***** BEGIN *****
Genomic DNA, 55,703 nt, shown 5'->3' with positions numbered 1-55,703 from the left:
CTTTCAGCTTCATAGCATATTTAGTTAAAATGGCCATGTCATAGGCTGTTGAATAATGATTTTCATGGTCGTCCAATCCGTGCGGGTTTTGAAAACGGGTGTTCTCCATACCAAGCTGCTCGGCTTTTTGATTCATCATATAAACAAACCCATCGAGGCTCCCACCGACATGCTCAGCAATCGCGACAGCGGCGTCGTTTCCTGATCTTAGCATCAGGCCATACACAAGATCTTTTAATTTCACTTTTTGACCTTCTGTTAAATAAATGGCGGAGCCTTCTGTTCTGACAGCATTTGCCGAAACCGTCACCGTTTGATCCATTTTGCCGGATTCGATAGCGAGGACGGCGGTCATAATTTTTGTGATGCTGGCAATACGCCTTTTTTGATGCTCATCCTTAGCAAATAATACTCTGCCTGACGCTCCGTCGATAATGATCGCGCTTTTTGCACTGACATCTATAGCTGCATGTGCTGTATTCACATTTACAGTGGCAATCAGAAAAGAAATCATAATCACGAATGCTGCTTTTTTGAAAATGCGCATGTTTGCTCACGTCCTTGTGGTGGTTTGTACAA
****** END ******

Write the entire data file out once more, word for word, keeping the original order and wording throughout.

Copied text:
Genomic DNA, 55,703 nt, shown 5'->3' with positions numbered 1-55,703 from the left:
CTTTCAGCTTCATAGCATATTTAGTTAAAATGGCCATGTCATAGGCTGTTGAATAATGATTTTCATGGTCGTCCAATCCGTGCGGGTTTTGAAAACGGGTGTTCTCCATACCAAGCTGCTCGGCTTTTTGATTCATCATATAAACAAACCCATCGAGGCTCCCACCGACATGCTCAGCAATCGCGACAGCGGCGTCGTTTCCTGATCTTAGCATCAGGCCATACACAAGATCTTTTAATTTCACTTTTTGACCTTCTGTTAAATAAATGGCGGAGCCTTCTGTTCTGACAGCATTTGCCGAAACCGTCACCGTTTGATCCATTTTGCCGGATTCGATAGCGAGGACGGCGGTCATAATTTTTGTGATGCTGGCAATACGCCTTTTTTGATGCTCATCCTTAGCAAATAATACTCTGCCTGACGCTCCGTCGATAATGATCGCGCTTTTTGCACTGACATCTATAGCTGCATGTGCTGTATTCACATTTACAGTGGCAATCAGAAAAGAAATCATAATCACGAATGCTGCTTTTTTGAAAATGCGCATGTTTGCTCACGTCCTTGTGGTGGTTTGTACAA